Neuroplasticity – the change of brain structures as a result of experience – is considered to be one of the most important discoveries of neuroscience. Over the last 10 years evidence has been growing that not only the acquisition of navigational knowledge by London Taxi drivers (see video) or learning a new motor task like juggling (see article), but also meditation practice can lead to significant changes to brain structures. Here I respond to a recent request and list five key articles on that topic.
Article 1: Meditation experience is associated with increased cortical thickness
To my knowledge this is the first study showing differences in brain structure between meditators and non-meditators. Magnetic Resonance Imaging (MRI) revealed that experienced meditators had a thicker cortex than non-meditators. This was particularly true for brain areas associated with attention, interoception and sensory processing.
Lazar, S. W., Kerr, C. E., Wasserman, R. H., Gray, J. R., Greve, D. N., Treadway, M. T., … & Fischl, B. (2005). Meditation experience is associated with increased cortical thickness. Neuroreport, 16(17), 1893-1897. [pdf]
Article 2: Long-term meditation is associated with increased gray matter density in the brain stem
This study compared long-term meditators with age-matched controls with Magnetic Resonance Imaging and found structural differences in regions of the brainstem that are known to be concerned with mechanisms of cardiorespiratory control.
Vestergaard-Poulsen, P., van Beek, M., Skewes, J., Bjarkam, C. R., Stubberup, M., Bertelsen, J., & Roepstorff, A. (2009). Long-term meditation is associated with increased gray matter density in the brain stem. Neuroreport, 20(2), 170-174. [pdf]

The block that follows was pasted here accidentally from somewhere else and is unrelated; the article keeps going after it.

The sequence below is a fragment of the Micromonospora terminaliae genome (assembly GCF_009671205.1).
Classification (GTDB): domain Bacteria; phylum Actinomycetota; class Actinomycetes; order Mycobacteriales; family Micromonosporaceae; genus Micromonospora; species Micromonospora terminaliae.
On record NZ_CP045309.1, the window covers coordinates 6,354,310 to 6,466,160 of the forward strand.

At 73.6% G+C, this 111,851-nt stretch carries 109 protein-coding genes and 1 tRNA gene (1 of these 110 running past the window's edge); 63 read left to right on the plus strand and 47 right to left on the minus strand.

Article 3: The underlying anatomical correlates of long-term meditation: larger hippocampal and frontal volumes of gray matter
Another study that compared long-term meditators with matched control participants. The main findings were that meditators had larger gray matter volumes than non-meditators in brain areas that are associated with emotional regulation and response control (the right orbito-frontal cortex and the right hippocampus).
Luders, E., Toga, A. W., Lepore, N., & Gaser, C. (2009). The underlying anatomical correlates of long-term meditation: larger hippocampal and frontal volumes of gray matter. Neuroimage, 45(3), 672-678. [pdf]
While the studies listed so far merely compared existing differences between meditators and non-meditators and thus do not provide information of causality (a possible explanation would be that these people were drawn to meditation because their brains are different – rather than the difference being a result of meditation), below are two studies demonstrating actual impact of meditation practice by means of longitudinal designs (comparing pre- and post-meditation brain scans).
Article 4: Mindfulness practice leads to increases in regional brain gray matter density
Compared to a control group participation in an 8-week Mindfulness-Based Stress Reduction (MBSR) programme resulted in increased grey matter in the left hippocampus, a brain area strongly involved in learning and memory.
Hölzel, B. K., Carmody, J., Vangel, M., Congleton, C., Yerramsetti, S. M., Gard, T., & Lazar, S. W. (2011). Mindfulness practice leads to increases in regional brain gray matter density. Psychiatry Research: Neuroimaging, 191(1), 36-43. [pdf]
Article 5: Mechanisms of white matter changes induced by meditation
Here we have a very exciting study showing the impact of meditation practice on the connections between brain areas using Diffusion Tensor Imaging (DTI). After only four weeks of meditation changes in white matter – which is strongly involved in interconnecting brain areas [see myelin] – were present in those participants who meditated but not in the control participants who engaged in relaxation exercises. Interestingly, these changes involved the anterior cingulate cortex, a part of the brain that contributes to self-regulation, an important aspect when people start engaging with meditation practice. (read more about this article in a previous post )
Tang, Y. Y., Lu, Q., Fan, M., Yang, Y., & Posner, M. I. (2012). Mechanisms of white matter changes induced by meditation. Proceedings of the National Academy of Sciences, 109(26), 10570-10574. [pdf]